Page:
It was a fundamental truth that most Americans were too overcome with anger to anticipate. The unnecessary American war against Iraq in March 2003 only accomplished one unintended goal, making Iran a much more powerful nation than it was. The Iraq war failed to free the Iraqi people and it had nothing to do with the al-Qaeda terrorist attacks on Sept. 12, 2001. Now, we’re stuck with the consequences
By Ray Hanania
No one wanted to listen to reason on Sept. 12, 2001, the day after 19 hijackers claiming to be representatives of the Islamic religion, crashed four hijacked commercial planes, three into the World Trade Centers’ Twin Towers and the Pentagon.
Americans wanted revenge, and most wanted safety. But President Bush, led by extremist Vice President Dick Cheney and incompetent warmonger Donald Rumsfeld decided to make their personal agenda the agenda of the American people by using the terrorism as an excuse to eliminate their old adversary, Iraq’s dictator Saddam Hussein.
On March 19, 2003, the United States, without provocation and on the basis of a politically manipulated United Nations resolution and the backing of politically whipped up members of the incompetent U.S. Congress, invaded Iraq, a country that had for many years been a funded and armed American ally.
When the terrorists committed suicide in their attack on Sept. 11, 2001, they left Americans feeling they had been denied justice. We NEEDED to kill someone. Instead of focussing on the rise of radicalized fanaticism that had embraced a corrupted form of Islam, Bush, Cheney and Rumsfeld focused on Iraq.
And today, 12 years later, we are faced with a heated debate about how to deal with the one consequence of the Iraq war that Bush, Cheney and Rumsfeld have refused to address, the empowerment of radical Iran.
In a speech defending the nuclear agreement with Iran, Obama laid out the case for how the war on Iraq undermined peace, failed to achieve security for Americans and strengthened Iran.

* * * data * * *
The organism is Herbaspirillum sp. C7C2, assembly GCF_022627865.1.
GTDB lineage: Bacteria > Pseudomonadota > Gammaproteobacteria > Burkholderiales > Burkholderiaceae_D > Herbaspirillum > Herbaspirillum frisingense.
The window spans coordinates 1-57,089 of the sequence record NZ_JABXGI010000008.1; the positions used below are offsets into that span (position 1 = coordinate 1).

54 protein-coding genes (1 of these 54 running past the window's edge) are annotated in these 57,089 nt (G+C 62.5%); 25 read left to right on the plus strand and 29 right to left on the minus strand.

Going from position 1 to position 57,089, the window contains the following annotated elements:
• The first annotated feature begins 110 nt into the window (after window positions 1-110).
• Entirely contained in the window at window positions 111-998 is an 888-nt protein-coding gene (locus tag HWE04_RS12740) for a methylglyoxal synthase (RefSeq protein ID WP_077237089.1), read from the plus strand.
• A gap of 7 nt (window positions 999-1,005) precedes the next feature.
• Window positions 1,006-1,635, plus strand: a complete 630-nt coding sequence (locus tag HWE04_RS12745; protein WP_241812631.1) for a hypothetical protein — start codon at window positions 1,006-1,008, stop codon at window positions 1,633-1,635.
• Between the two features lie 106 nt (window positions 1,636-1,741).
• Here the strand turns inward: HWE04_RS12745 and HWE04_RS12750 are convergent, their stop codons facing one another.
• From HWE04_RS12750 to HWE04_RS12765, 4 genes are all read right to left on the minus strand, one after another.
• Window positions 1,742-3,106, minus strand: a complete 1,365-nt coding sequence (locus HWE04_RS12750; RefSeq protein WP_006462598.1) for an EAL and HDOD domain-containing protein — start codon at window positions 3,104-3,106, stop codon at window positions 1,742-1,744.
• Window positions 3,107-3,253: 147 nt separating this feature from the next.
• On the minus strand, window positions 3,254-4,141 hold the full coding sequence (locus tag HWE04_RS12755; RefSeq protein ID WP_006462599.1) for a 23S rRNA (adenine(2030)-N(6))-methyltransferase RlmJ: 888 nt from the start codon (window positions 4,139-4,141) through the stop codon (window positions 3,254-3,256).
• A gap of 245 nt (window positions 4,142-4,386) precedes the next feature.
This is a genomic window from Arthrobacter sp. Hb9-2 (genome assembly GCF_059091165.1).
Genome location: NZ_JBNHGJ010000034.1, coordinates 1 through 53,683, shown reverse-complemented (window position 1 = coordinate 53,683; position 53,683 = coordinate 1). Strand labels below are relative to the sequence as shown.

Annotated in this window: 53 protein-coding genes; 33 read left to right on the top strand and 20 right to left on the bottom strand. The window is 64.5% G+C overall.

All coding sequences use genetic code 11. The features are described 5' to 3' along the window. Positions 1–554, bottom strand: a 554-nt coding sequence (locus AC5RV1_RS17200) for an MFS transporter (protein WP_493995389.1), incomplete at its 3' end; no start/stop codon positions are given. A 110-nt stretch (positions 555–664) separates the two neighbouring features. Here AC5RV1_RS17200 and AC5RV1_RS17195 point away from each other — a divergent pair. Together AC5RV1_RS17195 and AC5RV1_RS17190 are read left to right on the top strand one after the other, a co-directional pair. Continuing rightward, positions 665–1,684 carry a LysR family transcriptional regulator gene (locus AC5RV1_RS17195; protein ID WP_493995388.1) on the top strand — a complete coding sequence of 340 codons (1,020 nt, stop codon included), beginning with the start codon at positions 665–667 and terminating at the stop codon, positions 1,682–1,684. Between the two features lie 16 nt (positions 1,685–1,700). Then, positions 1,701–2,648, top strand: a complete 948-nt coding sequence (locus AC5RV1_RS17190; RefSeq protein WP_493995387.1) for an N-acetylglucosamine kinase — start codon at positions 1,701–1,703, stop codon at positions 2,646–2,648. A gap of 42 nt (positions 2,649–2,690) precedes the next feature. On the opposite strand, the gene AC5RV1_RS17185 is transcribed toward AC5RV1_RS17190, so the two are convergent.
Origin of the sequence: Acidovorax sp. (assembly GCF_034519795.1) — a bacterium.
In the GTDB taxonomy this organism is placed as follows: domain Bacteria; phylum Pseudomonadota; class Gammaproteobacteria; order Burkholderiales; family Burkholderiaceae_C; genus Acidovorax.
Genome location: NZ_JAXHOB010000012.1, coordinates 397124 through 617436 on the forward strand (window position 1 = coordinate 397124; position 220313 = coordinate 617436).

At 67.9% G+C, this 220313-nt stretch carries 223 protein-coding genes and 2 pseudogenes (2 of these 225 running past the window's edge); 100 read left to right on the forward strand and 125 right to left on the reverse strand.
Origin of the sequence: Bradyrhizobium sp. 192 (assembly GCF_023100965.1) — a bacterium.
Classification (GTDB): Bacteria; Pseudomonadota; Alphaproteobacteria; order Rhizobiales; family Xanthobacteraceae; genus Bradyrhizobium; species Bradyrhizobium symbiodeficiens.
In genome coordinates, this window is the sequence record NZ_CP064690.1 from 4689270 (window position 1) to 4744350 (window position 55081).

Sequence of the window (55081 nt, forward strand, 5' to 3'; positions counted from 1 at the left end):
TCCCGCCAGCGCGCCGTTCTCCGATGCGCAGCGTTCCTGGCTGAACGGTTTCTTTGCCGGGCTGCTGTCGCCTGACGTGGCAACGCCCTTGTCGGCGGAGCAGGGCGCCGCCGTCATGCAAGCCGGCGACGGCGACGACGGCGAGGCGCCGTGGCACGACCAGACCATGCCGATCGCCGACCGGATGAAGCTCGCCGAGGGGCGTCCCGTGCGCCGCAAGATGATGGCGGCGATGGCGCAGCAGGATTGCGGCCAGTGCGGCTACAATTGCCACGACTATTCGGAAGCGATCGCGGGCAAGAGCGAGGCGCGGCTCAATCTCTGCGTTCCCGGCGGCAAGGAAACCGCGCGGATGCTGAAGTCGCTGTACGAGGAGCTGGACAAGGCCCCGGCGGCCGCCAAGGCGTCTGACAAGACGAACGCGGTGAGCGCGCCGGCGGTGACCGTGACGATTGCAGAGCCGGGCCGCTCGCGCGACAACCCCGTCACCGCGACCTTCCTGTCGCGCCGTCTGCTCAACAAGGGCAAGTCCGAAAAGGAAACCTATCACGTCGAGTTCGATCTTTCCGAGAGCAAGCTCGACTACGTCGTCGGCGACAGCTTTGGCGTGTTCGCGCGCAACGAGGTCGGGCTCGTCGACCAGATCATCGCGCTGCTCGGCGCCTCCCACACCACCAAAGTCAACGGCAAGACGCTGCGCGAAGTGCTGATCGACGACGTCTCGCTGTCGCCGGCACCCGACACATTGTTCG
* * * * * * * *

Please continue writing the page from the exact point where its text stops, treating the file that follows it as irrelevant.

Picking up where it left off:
“Those calling for war labeled themselves strong and decisive while dismissing those who disagreed as weak, even appeasers of a malevolent adversary,” Obama said during a speech today, Wednesday, August 5, 2015.
“More than a decade later, we still live with the consequences of the decision to invade Iraq. Our troops achieved every mission they were given, but thousands of lives were lost, tens of thousands wounded. That doesn’t count the lives lost among Iraqis. Nearly a trillion dollars was spent.”
Obama spelled out the challenges Iraq faces and the rise of extremism. Iraq did not undermine al-Qaeda, it helped create more extremist terrorist groups.
“Today, Iraq remains gripped by sectarian conflict, and the emergence of al-Qaida in Iraq has now evolved into ISIL. And ironically, the single greatest beneficiary in the region of that war was the Islamic Republic of Iran, which saw its strategic position strengthened by the removal of its long-standing enemy, Saddam Hussein,” Obama said.
“I raise this recent history because now more than ever, we need clear thinking in our foreign policy, and I raise this history because it bears directly on how we respond to the Iranian nuclear program. That program has been around for decades, dating back to the Shah’s efforts, with U.S. support, in the 1960s and ’70s to develop nuclear power. The theocracy that overthrew the Shah accelerated the program after the Iran-Iraq war in the 1980s, a war in which Saddam Hussein used chemical weapons to brutal effect, and Iran’s nuclear program advanced steadily through the 1990s despite unilateral U.S. sanctions.”
Obama added, in a criticism of the fundamental lie that Vice President Dick Cheney pushed to justify the Iraq war, “When the Bush administration took office, Iran had no centrifuges, the machines necessary to produce material for a bomb, that were spinning to enrich uranium. But despite repeated warnings from the United States government, by the time I took office, Iran had installed several thousand centrifuges and showed no inclination to slow, much less halt, its program.”
For more than a decade in the 1980s, Iran was at war with Iraq. Iraq’s Saddam Hussein led that fight at the behest and financial support of the United States political institution that includes many members of Congress and the U.S. Senate that are still in public office.
Iran was a threat, a product of anger and hatred against American caused by America’s support of the most brutal dictator in the 2nd half of the 20th Century, the Shah of Iran, who was backed, funded and armed by the United States. The Shah of Iran, Mohammed Reza Pahlavi, was responsible for the mass murder of more than 1 million Iranian civilians as a part of his efforts to control the country and rape it of its wealth. Pahlavi declared himself a God — “Shah in Shah” — and built lavish palaces while his people starved to death.
Anyone who criticized his government was grabbed by the Iranian Secret Police, the Savak, detained, tortured and murdered. Their bodies were destroyed in the same way that narco-terrorists in Guatemala and Mexico eliminated their drug rivals.